The World

Tips to build confidence

If you are giving cycling a try, then you are awesome! But if you feel nervous about riding a bike, that's ok. Lack of confidence is a common barrier for new riders, and we can help. 

Being a more confident rider will help you enjoy more routes, and rides. The keys to being more confident riding are (1) knowing what to do, (2) practicing what you've learned, and (3) being able to turn to a community of people who will help support your riding. 

  • Know where to ride. It seems counter-intuitive at first, but it's actually a lot more dangerous and illegal to ride on the pavement in most cases. Riding in the road can feel a bit intimidating, so start with a quieter residential street with lower traffic speeds to get the hang of things. 

  • Don't hug the curb. Hugging the curb means other vehicles might be tempted to overtake you when they shouldn't and puts you in the path of potholes, drains, and all the nasty debris that ends up at the side of the road. It's usually best to ride about 2 feet away from the edge of the road and whenever you are approaching a junction, roundabout, queue of traffic or potential hazard you should adopt the 'primary position' or 'take the lane' by moving into the middle of it. This makes you more visible and means cars can't squeeze past you dangerously. You are not an obstacle to traffic, you are traffic: Behave like it!

  • Know the law. Once you're riding in the right place it's important to remember that bicycles are vehicles - that means you should follow all traffic laws, and everyone else should treat you the same. In many places there are extra laws protecting cyclists too, so if you're not sure, ask your local advocacy organization or local council for more information.

  • Be aware. Be attentive to what's around you, as well as what's in front of you. Knowing what's behind you means you can make informed decisions to keep yourself safe and be courteous to other road users. Being attentive is extra valuable in the off chance that another road user is distracted. Generally the best thing is to avoid wearing headphones or otherwise limiting your ability to see or hear other vehicles around you, so you have a strong handle on everyone around you.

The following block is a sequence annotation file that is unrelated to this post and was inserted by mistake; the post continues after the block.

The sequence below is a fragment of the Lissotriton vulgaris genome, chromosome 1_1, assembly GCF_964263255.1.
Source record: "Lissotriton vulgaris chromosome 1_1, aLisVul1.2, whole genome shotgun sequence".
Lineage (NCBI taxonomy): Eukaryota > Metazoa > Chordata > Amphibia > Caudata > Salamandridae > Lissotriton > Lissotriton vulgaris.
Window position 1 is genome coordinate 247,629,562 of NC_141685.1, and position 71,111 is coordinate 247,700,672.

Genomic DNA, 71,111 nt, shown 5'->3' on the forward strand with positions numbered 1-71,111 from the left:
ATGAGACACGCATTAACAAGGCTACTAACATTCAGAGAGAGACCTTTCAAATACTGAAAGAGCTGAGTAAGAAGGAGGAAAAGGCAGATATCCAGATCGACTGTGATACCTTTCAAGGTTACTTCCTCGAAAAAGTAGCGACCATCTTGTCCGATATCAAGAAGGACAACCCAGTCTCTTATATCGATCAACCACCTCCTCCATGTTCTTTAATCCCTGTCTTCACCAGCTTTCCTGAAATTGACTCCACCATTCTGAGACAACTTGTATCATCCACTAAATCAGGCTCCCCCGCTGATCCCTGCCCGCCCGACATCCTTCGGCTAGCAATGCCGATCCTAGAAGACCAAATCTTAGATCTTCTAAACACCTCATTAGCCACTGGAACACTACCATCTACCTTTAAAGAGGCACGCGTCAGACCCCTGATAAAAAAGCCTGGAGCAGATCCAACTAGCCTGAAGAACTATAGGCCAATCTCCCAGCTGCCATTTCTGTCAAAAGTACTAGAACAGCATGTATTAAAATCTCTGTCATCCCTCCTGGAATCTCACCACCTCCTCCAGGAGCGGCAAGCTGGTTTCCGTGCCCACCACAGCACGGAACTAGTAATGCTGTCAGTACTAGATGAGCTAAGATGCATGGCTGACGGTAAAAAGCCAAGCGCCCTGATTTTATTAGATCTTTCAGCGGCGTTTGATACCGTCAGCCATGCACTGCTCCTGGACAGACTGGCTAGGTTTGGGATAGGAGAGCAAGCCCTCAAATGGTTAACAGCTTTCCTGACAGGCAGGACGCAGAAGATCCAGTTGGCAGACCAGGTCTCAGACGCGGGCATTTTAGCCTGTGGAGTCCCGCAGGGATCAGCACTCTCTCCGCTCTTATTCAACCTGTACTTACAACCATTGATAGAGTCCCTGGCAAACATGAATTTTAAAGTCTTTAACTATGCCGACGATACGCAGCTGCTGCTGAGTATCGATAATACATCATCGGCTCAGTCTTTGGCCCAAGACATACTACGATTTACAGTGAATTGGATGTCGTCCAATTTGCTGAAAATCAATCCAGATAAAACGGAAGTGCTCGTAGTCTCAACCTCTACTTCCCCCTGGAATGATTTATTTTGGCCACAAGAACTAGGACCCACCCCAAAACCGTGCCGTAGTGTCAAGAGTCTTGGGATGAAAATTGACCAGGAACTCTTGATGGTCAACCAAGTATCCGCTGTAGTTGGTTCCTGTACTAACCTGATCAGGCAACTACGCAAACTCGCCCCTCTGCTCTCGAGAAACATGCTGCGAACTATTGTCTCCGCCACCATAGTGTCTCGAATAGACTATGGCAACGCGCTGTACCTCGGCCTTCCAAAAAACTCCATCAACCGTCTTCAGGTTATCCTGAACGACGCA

• Signal safe. Make sure your intentions are crystal clear to other road users: signal early and decisively. Don't hold back from taking control of a situation if it means you will be safer. Remember that signalling with your hands is both a turn signal and a brake light for you, so it's extra important when riding in traffic. A quick hand out to the left or right will do wonders to help you effectively communicate your intentions and ride safely!

  • Learn the skills of the Bike Ninja. Ok, it's not martial arts, but learning things like the rock dodge, quick stop, and other more advanced skills can make you really feel like a master of your bike!

  • Once you've gained the knowledge, practice! There's no substitute for getting out on your bike and riding. As you ride more and in new situations, you'll understand why certain principles exist, apply them to new contexts, and feel even more empowered. Start with something easy, and slowly build your confidence in more challenging environments. If a road is too intimidating for you, that's ok - see if you can find another route (and if there isn't another route, tell your city or county that you want #Space4Cycling!).

  • Remember, you're not alone. there are MILLIONS of cyclists across the country (and an estimated 741,000 commuting by bicycle every day). There's always someone to ask questions, share your experiences with, or ride with - you just have to find them. If you're not sure where to start, visit your nearest bike shop. Also, you can also always reach out to us, we're happy to help or connect you with other resources!

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The World All time stats

  • 40,957 Workplaces
  • 672,169 People
  • 155,725 New riders
  • 937,104,482 Km
  • 42,643,255 Rides
  • 30,688,532 kg CO2
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